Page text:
For many, the words “Eastern Shore” conjure images of beaches, blue crabs and summer fun. But the cooling temperatures and traffic-plagued Bay Bridge shouldn’t stop you from enjoying this culturally and ecologically rich part of the state.
The Chesapeake Country Mural Trail in Dorchester County, just south of the Choptank River, renders many of those qualities in spectacular colors and larger-than-life dimensions.
Artist Michael Rosato created each of the trail’s eight murals, rendered on eight-by-ten-foot cement board blocks, starting in 2013. Dorchester County’s tourism office commissioned Rosato to develop the art, with input from the community for several works.
“It takes time to identify the location, the content... we really [wanted] the murals to reflect the themes of the Chesapeake,” said Amanda Fenstermaker, the county’s tourism director.
Together, the murals depict the Indigenous tribes, black liberationists like Harriet Tubman and Gloria Richardson, as well as flora and fauna that highlight Dorchester County’s history. They also invoke passages from James Michener’s epic novel, “Chesapeake," which chronicles several generations from the area.
“I love telling a story in all of these things,” Rosato said during a recent visit to his studio. “You have to look at it, and then, when you start to learn the history, you see what the story’s about.”
The prolific Rosato took a break from his current major commissions at the National Museum of the Marine Corps in Quantico, Virginia, to tell each mural’s story in early October. Starting with the first one motorists will see when heading southbound into Cambridge on the Choptank River Bridge, these are the stories behind the murals.
‘Ode to Watermen’
This mural’s placement, on a wall of the Dorchester County Visitor Center that faces the adjacent bridge, ensures that visitors (especially on clear days) understand the regional importance of fishing before they get off the bridge. “Ode to Watermen" depicts three men on a skipjack, a once-popular fishing sailboat, pulling oysters out of the Chesapeake. “It was hard work,” Rosato said. “These guys, when they’d go out there, they’d drag the oysters onto the boat while it was still moving.”
The artist used the bold style of the Russian-Soviet avant garde to honor these archetypal working men. Departing from the more common images of fisherman, he also made them men of color—a point he said reflected the diversity of people who worked the water.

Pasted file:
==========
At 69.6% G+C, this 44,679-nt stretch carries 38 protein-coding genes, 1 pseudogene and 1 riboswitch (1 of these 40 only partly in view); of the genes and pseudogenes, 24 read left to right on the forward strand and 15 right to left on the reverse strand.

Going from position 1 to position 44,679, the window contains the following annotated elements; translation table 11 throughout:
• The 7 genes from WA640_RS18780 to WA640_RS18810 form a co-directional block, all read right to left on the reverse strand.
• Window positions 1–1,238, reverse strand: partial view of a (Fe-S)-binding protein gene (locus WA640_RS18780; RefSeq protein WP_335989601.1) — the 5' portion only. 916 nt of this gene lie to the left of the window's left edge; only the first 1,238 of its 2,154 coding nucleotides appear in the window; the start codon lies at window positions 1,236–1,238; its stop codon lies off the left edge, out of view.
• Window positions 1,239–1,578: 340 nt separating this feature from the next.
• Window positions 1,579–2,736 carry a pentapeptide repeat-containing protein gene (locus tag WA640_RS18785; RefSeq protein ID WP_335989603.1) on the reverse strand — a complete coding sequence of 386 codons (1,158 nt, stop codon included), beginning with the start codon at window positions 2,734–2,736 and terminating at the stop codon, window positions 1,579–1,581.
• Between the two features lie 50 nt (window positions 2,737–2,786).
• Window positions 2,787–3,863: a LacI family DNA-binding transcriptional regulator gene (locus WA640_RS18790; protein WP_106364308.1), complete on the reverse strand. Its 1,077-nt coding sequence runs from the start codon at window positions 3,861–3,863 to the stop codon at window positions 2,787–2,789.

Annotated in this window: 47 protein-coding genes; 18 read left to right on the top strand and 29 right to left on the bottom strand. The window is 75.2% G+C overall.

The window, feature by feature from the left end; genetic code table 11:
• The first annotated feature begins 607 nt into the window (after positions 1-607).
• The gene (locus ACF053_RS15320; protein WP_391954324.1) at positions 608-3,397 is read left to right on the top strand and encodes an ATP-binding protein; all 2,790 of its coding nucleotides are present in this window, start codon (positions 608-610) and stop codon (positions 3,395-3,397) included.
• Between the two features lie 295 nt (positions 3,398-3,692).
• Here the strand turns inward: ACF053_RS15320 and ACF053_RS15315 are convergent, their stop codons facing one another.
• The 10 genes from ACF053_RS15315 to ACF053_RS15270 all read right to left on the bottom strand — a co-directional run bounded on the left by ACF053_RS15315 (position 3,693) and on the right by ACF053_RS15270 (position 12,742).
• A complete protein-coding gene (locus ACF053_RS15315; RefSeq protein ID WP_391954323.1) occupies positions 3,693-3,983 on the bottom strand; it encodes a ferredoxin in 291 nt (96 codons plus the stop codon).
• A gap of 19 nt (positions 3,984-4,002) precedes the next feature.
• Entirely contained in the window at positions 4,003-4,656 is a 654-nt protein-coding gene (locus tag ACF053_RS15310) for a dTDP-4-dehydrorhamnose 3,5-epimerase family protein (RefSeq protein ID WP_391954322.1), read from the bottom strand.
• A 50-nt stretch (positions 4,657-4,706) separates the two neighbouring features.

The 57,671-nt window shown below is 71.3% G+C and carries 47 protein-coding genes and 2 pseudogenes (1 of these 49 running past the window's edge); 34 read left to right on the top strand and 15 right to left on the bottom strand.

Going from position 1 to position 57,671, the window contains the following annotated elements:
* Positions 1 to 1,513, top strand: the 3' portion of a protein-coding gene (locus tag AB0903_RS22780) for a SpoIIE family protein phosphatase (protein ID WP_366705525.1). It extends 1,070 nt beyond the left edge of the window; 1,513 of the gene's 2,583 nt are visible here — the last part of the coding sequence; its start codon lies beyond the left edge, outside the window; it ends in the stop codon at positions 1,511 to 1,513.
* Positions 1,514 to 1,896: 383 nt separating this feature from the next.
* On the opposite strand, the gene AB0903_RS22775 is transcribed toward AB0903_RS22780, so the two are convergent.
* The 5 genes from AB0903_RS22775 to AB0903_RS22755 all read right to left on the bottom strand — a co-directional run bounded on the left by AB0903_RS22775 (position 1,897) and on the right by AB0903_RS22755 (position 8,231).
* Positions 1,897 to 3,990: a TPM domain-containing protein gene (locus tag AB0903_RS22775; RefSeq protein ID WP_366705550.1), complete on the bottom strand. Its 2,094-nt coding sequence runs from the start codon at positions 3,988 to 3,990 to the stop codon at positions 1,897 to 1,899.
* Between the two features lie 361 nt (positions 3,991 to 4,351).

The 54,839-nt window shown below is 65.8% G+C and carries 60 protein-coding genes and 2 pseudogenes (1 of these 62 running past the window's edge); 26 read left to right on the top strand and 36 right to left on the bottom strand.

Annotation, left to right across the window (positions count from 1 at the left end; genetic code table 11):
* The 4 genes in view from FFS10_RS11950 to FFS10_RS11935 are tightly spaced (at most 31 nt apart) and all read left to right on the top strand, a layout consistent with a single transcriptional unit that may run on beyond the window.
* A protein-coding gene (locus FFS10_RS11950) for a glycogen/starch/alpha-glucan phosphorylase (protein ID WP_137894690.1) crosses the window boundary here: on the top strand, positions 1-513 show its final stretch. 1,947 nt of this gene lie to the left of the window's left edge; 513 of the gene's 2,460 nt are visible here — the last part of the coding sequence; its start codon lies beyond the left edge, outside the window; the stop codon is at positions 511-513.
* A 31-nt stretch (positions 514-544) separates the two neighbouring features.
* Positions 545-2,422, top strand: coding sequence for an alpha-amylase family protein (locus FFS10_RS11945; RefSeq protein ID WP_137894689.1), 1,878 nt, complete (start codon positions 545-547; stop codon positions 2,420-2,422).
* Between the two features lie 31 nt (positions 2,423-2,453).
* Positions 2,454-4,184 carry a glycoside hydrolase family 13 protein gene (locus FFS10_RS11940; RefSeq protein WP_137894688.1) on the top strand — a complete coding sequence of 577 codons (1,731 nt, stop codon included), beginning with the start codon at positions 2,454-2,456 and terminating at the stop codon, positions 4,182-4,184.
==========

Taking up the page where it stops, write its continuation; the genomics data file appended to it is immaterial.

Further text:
Location: Dorchester County Visitor Center, 2 Rose Hill Place, Cambridge.
‘Local African American Heritage’
Most popular accounts of African American history omit the stories of Pine Street and the black community that surrounded it. Rosato created this mural, with input from that community, as a historical correction.
“Most people don’t even know there were 49 thriving businesses on Pine Street, or that Ella Fitzgerald and Duke Ellington and Ray Charles and all the big band guys came through here, because it was on the Chitlin’ Circuit,” Rosato said. “Local African American Heritage” depicts a singing Fitzgerald alongside other scenes from Pine Street’s heyday: bakers making Maryland beaten biscuits, a barber cutting hair and the Phillips packing plant, where many residents worked.
The mural also prominently features several notable activists. Gloria Richardson, who organized local actions during the Civil Rights Movement and explained structural racism to Attorney General Robert F. Kennedy, speaks into a microphone. Community health pioneers Dr. J. Edwin Fassett and Nurse Maxine McGee treat an infant. The face of Harriet Tubman (more on her later) anchors the center. Rosato intersperses these images with those of the everyday heroes—a track runner, farmer and Tuskegee Airman among them—that typify this community’s enduring resilience.
Location: By the corner of Maryland Avenue and US-50, Cambridge
‘Goose on the Caboose’
Hordes of Canadian geese visit the Eastern Shore’s extensive wetlands every October, like clockwork. Many denizens see them as a noisy and disgusting nuisance. Some hunt them for their meat. Rosato created “Goose on the Caboose," located steps away from Cambridge Creek and Portside Seafood Restaurant, with a happier story in mind.
“In Michener’s ‘Chesapeake,’ there’s a story of a father and his two sons," he said. “He takes his kids out outside, because it’s October, and he says, ‘Today’s the day they come. And today, we’re not going to shoot them. They’re allowed to come in and eat on my fields and harvest, and we’re going to enjoy the fact that we’ve been given one more year of these majestic birds coming to visit us, and they won’t be shot—today.’ That doesn’t mean he’s not going to go out and feed his family eventually, but today he allowed them in."